References for compiling the liner notes included Tassos Schorelis’ four-volume set Rebetiki Anthologhia, Petros Dragoumanos’ massive catalogue of Greek discography Odhigos Ellenikis Dhiskografias 1950–1997, Gail Holst’s Road to Rebetika, and Ilias Petropoulos’ Rebetika Tragoudhia as sources, as well as the liner notes of the source (and other)  discs themselves – and performer CVs/biogs sent by several record companies. Not surprisingly, these were frequently in conflict with each other as to “facts”. As examples, birth/death dates given often had discrepancies of up to a decade; on one disc (Mario’s Laledakia), the composer for “Pireotissa” was given differently in the English and Greek notes, and Schorelis omits the particular song from his collection, so no help there; printed lyrics often did not match what was ostensibly the recorded version they were referrring to. Frequently I had to don headphones and listen carefully yet again, and/or make a judgment based on the balance of probabilities, ie three sources agreed and one (often Schorelis)  dissented.

As the project progressed, the spelling of performer names emerged as a surprisingly contentious issue. Greek licensors in particular, as a condition of signing a contract with WMN, insisted on markedly eccentric renderings (eg Payioumidzis rather than Payioumtzis, Glikeria rather than Glykeria), which even conflicted with the transliterations used on their very own CD jackets (we rebelled, however, at the Germanic ‘Jannis Papaioannou’ used by Trikont, and settled on Yiannis as a compromise between that and Ioannis). Or they would insist on crediting particular soloists rather than groups (e.g. Dimitrianakis and Kontogiannis rather than Rebetiki Kompania).


The citation of song titles also proved to be problematic: FM Records was prepared to license “Psaropoula”, which was how they had entitled what everyone else calls “Kapetan Andreas Zeppo”, and in order to avoid confusion with the well-known Hydriot tune “Xekinaei mia Psaropoula” by Dimitris Gongos, WMN was prevailed upon to cite “Kapetan Andreas Zeppo” first, with “Psaropoula” following in brackets. The song entitled “Pira ti Strata ke Erhomai” on the Nena Venetsanou source disc is discussed as “Strose mou na Kimitho” in Gail Holst’s book, so since I wasn’t around when the song was new, and couldn’t authoritatively say how people of the time called it, and Schorelis was again of no assistance, I felt it best to again list both titles, one in brackets following.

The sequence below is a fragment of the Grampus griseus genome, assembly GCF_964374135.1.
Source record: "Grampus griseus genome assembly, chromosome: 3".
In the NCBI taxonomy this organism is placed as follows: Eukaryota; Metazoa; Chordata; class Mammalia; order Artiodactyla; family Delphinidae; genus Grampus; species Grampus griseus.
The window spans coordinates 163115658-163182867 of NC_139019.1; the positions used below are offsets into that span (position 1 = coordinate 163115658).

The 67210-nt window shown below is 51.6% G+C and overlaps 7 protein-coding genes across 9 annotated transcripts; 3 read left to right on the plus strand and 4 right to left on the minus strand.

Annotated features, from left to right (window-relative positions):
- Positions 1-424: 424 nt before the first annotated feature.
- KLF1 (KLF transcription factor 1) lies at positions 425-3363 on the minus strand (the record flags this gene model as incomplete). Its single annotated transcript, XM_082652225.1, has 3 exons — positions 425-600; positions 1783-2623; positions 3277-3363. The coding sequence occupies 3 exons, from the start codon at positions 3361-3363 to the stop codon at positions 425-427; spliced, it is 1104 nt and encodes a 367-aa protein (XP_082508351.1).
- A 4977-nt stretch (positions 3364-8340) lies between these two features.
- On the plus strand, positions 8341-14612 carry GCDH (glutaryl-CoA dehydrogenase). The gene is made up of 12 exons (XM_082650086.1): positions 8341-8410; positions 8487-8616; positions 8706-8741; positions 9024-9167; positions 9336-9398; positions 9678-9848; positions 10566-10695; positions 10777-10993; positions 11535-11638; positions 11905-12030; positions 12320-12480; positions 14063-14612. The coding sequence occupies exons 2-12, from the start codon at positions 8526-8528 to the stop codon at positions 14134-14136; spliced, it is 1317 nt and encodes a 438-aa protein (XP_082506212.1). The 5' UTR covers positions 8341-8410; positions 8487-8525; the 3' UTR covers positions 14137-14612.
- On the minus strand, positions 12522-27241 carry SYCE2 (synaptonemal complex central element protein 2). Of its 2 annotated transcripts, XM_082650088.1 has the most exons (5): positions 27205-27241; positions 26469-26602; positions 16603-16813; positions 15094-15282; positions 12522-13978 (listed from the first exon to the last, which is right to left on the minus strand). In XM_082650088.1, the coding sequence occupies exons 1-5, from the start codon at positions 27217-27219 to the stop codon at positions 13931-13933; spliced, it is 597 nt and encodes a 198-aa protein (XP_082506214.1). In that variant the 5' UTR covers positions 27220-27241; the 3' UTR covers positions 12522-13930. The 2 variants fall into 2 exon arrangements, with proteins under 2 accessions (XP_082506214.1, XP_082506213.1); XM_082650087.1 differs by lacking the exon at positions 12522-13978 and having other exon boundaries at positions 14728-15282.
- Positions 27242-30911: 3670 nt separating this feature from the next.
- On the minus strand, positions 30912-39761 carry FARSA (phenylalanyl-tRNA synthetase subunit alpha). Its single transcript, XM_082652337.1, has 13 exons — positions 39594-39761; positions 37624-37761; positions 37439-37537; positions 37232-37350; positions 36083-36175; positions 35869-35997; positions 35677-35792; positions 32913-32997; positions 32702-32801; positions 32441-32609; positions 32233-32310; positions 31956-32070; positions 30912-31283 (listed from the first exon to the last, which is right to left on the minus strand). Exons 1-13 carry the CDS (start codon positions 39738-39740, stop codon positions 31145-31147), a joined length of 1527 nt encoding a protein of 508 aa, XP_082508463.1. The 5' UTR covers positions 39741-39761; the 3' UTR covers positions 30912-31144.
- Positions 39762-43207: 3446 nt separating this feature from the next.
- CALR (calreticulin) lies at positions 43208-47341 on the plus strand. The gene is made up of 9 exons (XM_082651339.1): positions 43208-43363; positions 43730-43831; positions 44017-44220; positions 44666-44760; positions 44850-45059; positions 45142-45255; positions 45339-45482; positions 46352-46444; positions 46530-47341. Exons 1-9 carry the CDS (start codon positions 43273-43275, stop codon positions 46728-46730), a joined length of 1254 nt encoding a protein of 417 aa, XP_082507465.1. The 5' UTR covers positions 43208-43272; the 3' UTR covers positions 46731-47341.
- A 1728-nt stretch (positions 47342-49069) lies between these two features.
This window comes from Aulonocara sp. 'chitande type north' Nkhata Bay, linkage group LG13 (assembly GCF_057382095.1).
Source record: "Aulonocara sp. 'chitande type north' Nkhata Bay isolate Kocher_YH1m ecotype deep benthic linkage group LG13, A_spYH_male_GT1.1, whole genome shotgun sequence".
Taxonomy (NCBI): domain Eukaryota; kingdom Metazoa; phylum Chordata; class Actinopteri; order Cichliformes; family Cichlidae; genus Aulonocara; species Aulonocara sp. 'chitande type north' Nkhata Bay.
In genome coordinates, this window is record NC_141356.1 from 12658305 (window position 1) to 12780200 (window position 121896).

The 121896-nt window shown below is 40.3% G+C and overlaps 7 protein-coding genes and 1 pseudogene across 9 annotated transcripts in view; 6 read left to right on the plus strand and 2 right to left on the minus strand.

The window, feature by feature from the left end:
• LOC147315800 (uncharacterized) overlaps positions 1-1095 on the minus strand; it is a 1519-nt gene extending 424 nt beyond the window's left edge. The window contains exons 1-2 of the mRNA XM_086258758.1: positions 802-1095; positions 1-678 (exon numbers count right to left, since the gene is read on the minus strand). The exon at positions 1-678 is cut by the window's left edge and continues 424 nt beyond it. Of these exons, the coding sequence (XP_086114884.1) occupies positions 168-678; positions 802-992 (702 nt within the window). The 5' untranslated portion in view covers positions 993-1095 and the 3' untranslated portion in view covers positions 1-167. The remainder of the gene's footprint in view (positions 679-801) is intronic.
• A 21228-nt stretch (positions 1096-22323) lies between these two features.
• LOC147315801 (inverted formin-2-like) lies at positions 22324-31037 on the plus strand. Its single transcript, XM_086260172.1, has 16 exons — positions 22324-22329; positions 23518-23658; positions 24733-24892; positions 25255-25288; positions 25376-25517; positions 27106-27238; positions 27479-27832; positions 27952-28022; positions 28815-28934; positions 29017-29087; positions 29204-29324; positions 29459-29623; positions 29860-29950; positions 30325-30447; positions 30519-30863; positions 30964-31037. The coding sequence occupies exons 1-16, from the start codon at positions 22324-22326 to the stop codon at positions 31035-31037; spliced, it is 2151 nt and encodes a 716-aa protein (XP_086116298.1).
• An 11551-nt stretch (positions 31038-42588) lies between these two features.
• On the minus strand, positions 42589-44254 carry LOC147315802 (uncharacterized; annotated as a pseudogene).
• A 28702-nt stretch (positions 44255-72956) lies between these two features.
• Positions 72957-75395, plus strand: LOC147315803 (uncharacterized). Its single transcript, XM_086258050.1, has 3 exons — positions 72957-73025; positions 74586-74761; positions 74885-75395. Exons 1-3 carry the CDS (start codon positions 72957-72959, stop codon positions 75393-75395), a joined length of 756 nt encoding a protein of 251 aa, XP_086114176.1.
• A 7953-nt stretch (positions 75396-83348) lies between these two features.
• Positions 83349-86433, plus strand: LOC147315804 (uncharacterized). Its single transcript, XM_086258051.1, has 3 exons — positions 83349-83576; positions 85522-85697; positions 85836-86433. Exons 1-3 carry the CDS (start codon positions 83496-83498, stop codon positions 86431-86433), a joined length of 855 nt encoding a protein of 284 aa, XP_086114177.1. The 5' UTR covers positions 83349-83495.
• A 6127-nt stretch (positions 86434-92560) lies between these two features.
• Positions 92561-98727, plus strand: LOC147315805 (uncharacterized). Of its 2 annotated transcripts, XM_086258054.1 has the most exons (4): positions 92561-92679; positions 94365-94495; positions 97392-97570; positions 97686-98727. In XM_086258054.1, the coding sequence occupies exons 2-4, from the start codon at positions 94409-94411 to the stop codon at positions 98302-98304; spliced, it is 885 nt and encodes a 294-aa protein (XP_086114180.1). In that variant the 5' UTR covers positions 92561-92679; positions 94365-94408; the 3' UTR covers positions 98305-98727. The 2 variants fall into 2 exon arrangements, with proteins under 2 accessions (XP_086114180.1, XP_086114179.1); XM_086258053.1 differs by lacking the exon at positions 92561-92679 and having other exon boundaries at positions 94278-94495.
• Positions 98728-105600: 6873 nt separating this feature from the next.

The CD as finally produced varied significantly from the demo disc first presented to WMN, and not just in that nearly two-fifths of the tracks were second- or third-alternate choices for a particular artist, or completely new selections. Most obviously, it is no longer a strictly chronological survey of rebétika from the 1920s to the present day.  WMN decided to present the initial five tracks of a total 22  out of order” because they hope to entice  radio DJs across Europe to give air time to these ostensibly “catchiest” songs, and thus boost sales. I reserved judgment on this point, and in fact was pleasantly surprised with the result. However at least one listener has already remarked that this makes the final track by Nena Venetsanou “not fit” with the preceding ones, something that wasn’t so evident when the Mario track was contiguous.


Third redaction:


The Final Play-List, artists and song titles as spelled on sleeve notes:


1: Roza Eskenazi, “Enas Mangas sto Teke Mou”

2: Manolis Dimitrianakis & Dimitris Kontogiannis (ie Rebetiki Kompania), “Bouzouki mou Diplohordo”

3: Mario, “Pireotissa”

4: Yiorgos Katsaros, “Mes’ tou Mantho to Teke”

5: Glikeria, “Stin Kaliva tin Diki mou”

6: Marika Papaghika, “Galata Manes”

7: Dalgas, “Manes Tsergiach”

8: Grigoris Asikis, “Nini”

9: Roza Eskenazi, “Nea Meraklou”

10: Rita Abatzi, “Ta Hanumakia”

11: Efstratios Payioumidzis, “Manes Rast Neva”

12: Kostas Roukounas, “Kouvenda me ton Haro”

13: Rita Abatzi, “O Xemangas”

14: Efstratios Payioumidzis, “Zeimbekano Spaniolo”

15: Markos Vamvakaris, “Antonis Varkaris Seretis”, from Anthology of Rebetiko Songs, 1933–1940 (FM Records).

16: Yiannis Papaïoannou, “Kapetan Andreas Zeppo (Psaropoula) ”

17: Stella Haskil, “Nykhtose Horis Fengari”

18: Yiannis Papaïoannou, “Pende Ellines ston Adi”

19: Marika Ninou, “Ta Kavourakia”

20: Theodosia Stinga, “I Pendamorfi”

21: Agathonas Iakovidis, “Mes’ ton Teke Tis Marigos”

22: Nena Venetsanou: “Pira ti Strata ki Erhome (Strose mou Na Kimitho) ”, from Zeibekika – Profane Prayers (2000), on MBI Lyra Records.


Total time: 72:53







CV: Marc Dubin first came to Greece, and was exposed to rebétika, in 1978. He has returned almost yearly since, working for various travel-guide companies and maintaining a second residence on the island of Sámos. Although his Greek is fluent and his Turkish halting, he makes no claims to being an academically trained musicologist, or academically trained anything else for that matter. He merely hopes to illuminate an increasingly common discographic process, now that rebétika has (arguably)  found a wider audience overseas than in Greece.







[Paper presented at Hydra Rebetiko Conference, October 2004]